In Japan, there is a Buddhist event called “Ohigan” at the turn of the seasons in spring and fall.
This is a period for making offerings to ancestors and giving thanks, during which people visit graves and make offerings.
The most common offerings are Japanese sweets called “botamochi” or “ohagi.
Do you know what the difference is between these two Japanese sweets?
Both are Japanese sweets made of steamed glutinous rice wrapped in sweet red bean paste.
In this post, I look into the difference between botamochi and ohagi!
Botamochi is a Japanese sweet offered during the spring Ohigan.
Written in Kanji, it is “牡丹餅”.
餅＝mochi rice cake
As the name implies, it is eaten when peonies are in bloom.
Red bean paste is a smooth paste.
The red beans are harvested and stored in the fall and processed into a paste for a smooth texture.
Ohagi is a Japanese sweet offered during the fall Ohigan.
If you write it in Kanji, it will be “お萩”.
It was named “ohagi” because it is eaten when the bush clover flowers are in bloom.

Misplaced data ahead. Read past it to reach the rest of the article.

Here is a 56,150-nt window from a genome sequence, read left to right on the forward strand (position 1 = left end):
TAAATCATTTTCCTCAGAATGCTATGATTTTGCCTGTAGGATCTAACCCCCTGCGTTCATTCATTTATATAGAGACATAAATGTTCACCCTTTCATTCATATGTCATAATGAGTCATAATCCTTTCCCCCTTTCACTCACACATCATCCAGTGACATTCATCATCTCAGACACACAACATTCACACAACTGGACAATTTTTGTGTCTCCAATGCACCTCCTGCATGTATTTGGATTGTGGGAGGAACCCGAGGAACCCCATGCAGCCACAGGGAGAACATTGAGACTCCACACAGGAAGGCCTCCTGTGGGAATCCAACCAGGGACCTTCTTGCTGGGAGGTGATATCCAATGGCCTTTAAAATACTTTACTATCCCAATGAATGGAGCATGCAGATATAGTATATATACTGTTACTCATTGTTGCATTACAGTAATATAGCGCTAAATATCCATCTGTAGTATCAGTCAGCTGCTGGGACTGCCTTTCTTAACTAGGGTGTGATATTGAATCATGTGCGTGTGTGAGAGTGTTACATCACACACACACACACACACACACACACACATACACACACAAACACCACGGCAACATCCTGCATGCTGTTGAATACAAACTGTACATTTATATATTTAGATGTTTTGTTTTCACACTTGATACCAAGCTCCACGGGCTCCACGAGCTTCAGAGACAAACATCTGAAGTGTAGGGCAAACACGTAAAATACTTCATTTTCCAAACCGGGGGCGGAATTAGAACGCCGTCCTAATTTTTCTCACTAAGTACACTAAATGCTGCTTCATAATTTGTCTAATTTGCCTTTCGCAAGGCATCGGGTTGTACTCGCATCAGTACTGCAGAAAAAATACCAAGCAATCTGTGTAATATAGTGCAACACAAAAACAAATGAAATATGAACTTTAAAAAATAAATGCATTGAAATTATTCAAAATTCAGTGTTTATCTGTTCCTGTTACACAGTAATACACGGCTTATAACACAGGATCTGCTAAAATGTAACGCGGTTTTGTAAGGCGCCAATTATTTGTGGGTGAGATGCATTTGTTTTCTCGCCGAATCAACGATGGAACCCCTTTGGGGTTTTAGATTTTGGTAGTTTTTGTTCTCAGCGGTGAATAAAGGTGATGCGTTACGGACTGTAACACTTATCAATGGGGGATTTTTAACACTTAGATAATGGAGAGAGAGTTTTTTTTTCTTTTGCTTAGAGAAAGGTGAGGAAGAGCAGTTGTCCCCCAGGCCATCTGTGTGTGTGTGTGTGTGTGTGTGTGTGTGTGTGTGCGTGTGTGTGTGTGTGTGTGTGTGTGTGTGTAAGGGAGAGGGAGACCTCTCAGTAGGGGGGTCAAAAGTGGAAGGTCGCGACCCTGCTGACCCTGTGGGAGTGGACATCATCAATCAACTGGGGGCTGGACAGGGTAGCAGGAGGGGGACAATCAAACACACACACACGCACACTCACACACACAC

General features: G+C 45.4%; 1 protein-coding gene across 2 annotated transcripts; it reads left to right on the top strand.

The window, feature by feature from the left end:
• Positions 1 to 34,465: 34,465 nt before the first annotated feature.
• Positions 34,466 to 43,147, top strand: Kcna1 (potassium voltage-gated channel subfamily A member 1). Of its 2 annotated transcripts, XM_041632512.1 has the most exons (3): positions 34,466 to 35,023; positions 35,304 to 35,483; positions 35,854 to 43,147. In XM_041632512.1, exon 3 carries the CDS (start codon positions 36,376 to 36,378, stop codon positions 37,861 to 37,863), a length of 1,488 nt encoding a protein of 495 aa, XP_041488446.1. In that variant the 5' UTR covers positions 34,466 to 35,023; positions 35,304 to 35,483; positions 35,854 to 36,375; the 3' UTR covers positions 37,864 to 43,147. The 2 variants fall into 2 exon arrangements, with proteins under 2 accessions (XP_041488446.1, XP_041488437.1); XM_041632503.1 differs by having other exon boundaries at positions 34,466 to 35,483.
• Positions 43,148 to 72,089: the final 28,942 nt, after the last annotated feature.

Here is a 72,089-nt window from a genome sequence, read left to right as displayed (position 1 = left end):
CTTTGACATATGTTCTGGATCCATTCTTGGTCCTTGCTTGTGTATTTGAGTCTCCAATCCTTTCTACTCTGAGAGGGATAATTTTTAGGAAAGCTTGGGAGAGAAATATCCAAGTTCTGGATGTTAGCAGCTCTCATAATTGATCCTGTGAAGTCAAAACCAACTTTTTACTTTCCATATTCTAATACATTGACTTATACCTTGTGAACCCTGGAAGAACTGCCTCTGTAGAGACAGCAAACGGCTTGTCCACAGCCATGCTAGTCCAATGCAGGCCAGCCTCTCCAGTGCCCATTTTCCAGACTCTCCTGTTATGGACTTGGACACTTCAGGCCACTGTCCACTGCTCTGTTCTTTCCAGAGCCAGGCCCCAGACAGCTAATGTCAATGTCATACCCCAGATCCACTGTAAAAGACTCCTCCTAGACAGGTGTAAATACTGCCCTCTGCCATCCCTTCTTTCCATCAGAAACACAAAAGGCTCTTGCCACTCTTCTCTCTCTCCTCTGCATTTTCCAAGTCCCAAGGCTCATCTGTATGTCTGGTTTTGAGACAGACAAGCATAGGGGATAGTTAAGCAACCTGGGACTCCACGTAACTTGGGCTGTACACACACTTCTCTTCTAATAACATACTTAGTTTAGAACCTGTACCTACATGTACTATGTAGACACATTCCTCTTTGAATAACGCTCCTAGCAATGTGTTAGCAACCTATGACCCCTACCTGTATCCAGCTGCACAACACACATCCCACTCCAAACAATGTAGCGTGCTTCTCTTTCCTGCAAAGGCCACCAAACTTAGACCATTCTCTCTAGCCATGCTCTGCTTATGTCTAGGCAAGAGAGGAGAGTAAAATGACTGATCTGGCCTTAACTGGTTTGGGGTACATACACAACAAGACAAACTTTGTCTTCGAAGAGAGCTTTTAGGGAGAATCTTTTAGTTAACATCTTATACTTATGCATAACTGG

Do you see the red bean skin remaining?
Freshly harvested red beans have soft skins, so the texture of the skin is utilized.
Ohagi and Botamochi have the effect of “exorcising evil spirits”!?
Both peony and bush clover flowers are pink in color.
The color pink is associated with “repelling evil spirits“.
In other words… offering or eating Ohagi or Botamochi is said to ward off evil spirits!
Both the rice cake and the botamochi are sweet and chewy. This is my favorite Japanese sweet.
If you see them, please try them.
I have written other articles on Japanese food and culture, so please read them if you like.